ideal of a stable state economy. Our present carcinogenic paradigm of
unlimited growth is so blatantly irrational that it beggars the
imagination how so many people can accept it. There is more to life
than the stock exchange and nowhere is that belief more evident than
We are united in a love of the land that transcends short term
economic interests. British Columbia's motto is Super Natural. If you
want to keep it that way, don't expect Ottawa to cooperate. No more
than I expect Washington, DC, to keep Washington The Evergreen State.
Governments were established where settlement began in the New World.
At the time, no one could have imagined that the West Coasts would
become the thriving populations that they are today. So do we accept
the realities of the 18th century or do we accept the realities of the
Throw in Siberia?
Imagine, if you will, a nation state comprised of those northern
people who find themselves so marginalized in our current society. The
natives of northern Alaska, Yukon, Nunavut, Greenland, Northern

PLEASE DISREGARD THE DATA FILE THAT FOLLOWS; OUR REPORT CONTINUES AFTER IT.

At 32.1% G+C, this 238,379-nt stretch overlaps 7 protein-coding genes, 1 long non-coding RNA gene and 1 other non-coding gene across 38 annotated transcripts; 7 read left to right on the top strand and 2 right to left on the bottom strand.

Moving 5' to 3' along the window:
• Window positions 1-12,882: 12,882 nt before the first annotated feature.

Scandinavia and Siberia. They are united in their common ancestry,
their reliance upon the environment and their rejection of the values
we Southerners espouse.
I've already described Cascadia, but what about New England? Those
fiercely independent Yankees have almost nothing in common with the
Americans of the South, so enamored of the glories of their
slaveholding past. Utah is the stronghold of the Mormons, originally
committed to the nation of Deseret. Why not let them have their
nation? It seems to me that it would decrease friction, in the long run.
Let people of common interest join together. They will then have to
work out their differences with the world as a whole in order to
insure their own survival. Just like the existing nations do today,
but without the fiction that they represent often conflicting internal
It is interesting to note that many of the people in America who decry
my desire to move to Canada are also espousing the move to split
Washington into two states. One, to the west of the Cascades, and one
to the east. One wants to represent the liberal, urban west. One wants
to represent the rural, agricultural east. They want to have a choice,
but brand me a traitor, or worse, for the choice that I have made.
Cascadia is a nation of common interests whose boundaries supersede
the artificial lines that a bunch of 18th century politicians drew. I
know that the readers of The Tyee are good at thinking, pardon the
cliché, outside the box. My purpose in this essay is not to
proselytize my own ideas, but to engender a discussion of concepts
like Cascadia and beyond. Have at it, Tyee readers.
Christopher Key is a writer in Bellingham who occasionally contributes
to The Tyee while planning his move to British Columbia.